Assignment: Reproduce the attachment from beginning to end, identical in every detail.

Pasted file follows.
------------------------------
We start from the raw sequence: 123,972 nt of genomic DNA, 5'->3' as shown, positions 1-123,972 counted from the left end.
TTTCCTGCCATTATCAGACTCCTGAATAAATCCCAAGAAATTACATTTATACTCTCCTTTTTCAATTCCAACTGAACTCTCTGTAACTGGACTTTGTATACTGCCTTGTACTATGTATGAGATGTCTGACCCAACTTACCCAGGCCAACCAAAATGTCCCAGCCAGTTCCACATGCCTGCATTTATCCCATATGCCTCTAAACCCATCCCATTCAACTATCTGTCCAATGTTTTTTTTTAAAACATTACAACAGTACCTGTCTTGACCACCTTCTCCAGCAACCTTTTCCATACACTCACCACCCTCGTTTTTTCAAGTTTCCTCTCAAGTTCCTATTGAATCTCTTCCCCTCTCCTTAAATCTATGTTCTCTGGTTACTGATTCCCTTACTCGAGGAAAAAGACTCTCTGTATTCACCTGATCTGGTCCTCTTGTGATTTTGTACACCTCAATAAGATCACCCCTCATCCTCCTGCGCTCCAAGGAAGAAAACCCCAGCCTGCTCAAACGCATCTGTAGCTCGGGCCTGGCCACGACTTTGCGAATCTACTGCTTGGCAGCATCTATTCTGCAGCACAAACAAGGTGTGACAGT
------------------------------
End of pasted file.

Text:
We start from the raw sequence: 123,972 nt of genomic DNA, 5'->3' as shown, positions 1-123,972 counted from the left end.
TTTCCTGCCATTATCAGACTCCTGAATAAATCCCAAGAAATTACATTTATACTCTCCTTTTTCAATTCCAACTGAACTCTCTGTAACTGGACTTTGTATACTGCCTTGTACTATGTATGAGATGTCTGACCCAACTTACCCAGGCCAACCAAAATGTCCCAGCCAGTTCCACATGCCTGCATTTATCCCATATGCCTCTAAACCCATCCCATTCAACTATCTGTCCAATGTTTTTTTTTAAAACATTACAACAGTACCTGTCTTGACCACCTTCTCCAGCAACCTTTTCCATACACTCACCACCCTCGTTTTTTCAAGTTTCCTCTCAAGTTCCTATTGAATCTCTTCCCCTCTCCTTAAATCTATGTTCTCTGGTTACTGATTCCCTTACTCGAGGAAAAAGACTCTCTGTATTCACCTGATCTGGTCCTCTTGTGATTTTGTACACCTCAATAAGATCACCCCTCATCCTCCTGCGCTCCAAGGAAGAAAACCCCAGCCTGCTCAAACGCATCTGTAGCTCGGGCCTGGCCACGACTTTGCGAATCTACTGCTTGGCAGCATCTATTCTGCAGCACAAACAAGGTGTGACAGT